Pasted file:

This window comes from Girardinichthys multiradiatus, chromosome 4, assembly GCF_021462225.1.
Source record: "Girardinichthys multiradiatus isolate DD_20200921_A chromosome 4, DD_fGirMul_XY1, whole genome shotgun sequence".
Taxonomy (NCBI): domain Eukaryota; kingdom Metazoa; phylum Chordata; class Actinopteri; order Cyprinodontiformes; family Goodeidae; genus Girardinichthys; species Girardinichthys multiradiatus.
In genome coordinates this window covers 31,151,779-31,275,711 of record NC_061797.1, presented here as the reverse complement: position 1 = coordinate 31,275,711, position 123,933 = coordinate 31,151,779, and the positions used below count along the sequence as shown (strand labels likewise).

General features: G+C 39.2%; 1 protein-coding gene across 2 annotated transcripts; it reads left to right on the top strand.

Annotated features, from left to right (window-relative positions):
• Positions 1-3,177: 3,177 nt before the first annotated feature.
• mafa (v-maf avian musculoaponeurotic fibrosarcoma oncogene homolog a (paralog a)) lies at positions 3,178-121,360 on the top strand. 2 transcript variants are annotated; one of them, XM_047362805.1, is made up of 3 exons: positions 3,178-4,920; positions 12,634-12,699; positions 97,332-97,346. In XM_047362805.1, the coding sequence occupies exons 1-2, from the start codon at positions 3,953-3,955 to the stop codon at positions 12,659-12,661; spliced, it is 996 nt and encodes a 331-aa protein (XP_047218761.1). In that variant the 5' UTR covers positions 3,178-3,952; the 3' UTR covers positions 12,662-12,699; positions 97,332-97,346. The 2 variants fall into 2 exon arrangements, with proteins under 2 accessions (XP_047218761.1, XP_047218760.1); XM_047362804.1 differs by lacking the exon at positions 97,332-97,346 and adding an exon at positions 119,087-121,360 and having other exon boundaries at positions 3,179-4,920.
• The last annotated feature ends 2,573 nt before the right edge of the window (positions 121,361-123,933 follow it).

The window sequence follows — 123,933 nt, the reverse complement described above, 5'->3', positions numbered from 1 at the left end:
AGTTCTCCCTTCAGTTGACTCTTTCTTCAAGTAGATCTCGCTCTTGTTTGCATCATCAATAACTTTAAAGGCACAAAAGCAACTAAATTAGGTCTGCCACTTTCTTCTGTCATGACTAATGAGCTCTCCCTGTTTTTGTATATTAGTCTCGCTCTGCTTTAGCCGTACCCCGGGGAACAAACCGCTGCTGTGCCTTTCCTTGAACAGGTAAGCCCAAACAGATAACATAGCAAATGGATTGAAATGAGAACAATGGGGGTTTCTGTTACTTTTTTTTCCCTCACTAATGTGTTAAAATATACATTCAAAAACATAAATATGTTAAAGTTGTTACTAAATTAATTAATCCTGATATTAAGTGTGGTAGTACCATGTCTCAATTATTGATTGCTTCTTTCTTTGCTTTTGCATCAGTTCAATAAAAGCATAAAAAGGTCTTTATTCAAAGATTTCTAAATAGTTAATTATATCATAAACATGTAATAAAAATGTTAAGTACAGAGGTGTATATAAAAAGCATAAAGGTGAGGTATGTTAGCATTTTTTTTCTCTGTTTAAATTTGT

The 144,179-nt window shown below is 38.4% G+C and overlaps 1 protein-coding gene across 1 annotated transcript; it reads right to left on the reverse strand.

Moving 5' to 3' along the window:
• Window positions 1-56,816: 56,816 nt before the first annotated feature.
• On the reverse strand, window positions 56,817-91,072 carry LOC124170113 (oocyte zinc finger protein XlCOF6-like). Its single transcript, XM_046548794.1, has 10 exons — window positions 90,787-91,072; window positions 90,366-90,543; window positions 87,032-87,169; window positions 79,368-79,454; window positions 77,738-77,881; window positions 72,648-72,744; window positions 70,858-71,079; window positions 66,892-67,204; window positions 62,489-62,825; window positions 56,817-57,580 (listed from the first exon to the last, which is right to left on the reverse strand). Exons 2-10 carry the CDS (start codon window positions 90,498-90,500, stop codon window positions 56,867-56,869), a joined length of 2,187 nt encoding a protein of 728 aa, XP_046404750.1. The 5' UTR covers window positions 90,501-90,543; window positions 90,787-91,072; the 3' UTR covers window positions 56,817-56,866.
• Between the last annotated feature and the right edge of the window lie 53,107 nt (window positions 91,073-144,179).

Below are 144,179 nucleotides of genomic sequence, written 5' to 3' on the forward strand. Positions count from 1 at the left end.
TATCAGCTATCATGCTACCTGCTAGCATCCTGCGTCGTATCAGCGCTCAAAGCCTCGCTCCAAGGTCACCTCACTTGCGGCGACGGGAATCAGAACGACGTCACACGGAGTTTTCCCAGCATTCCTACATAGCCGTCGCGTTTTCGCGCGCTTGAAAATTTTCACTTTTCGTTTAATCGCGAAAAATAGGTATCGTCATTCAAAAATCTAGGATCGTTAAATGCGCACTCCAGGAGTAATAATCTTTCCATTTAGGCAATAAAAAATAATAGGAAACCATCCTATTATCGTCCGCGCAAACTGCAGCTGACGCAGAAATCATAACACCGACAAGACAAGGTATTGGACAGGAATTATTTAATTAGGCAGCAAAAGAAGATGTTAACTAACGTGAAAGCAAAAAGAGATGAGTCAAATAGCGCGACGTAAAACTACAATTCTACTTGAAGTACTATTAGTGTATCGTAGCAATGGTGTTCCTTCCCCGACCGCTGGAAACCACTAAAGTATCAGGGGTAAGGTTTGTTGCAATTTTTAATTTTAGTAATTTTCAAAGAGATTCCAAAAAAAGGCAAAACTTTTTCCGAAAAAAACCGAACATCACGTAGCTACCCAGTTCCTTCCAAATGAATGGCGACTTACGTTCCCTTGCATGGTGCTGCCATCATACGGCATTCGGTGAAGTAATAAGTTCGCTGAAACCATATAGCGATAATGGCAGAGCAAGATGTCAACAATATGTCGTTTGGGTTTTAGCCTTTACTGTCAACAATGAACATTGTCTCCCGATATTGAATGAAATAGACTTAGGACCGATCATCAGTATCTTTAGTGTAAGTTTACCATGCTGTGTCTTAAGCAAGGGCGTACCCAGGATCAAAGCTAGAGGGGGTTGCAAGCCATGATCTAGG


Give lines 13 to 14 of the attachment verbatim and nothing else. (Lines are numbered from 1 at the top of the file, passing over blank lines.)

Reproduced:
Moving 5' to 3' along the window:
• Window positions 1-56,816: 56,816 nt before the first annotated feature.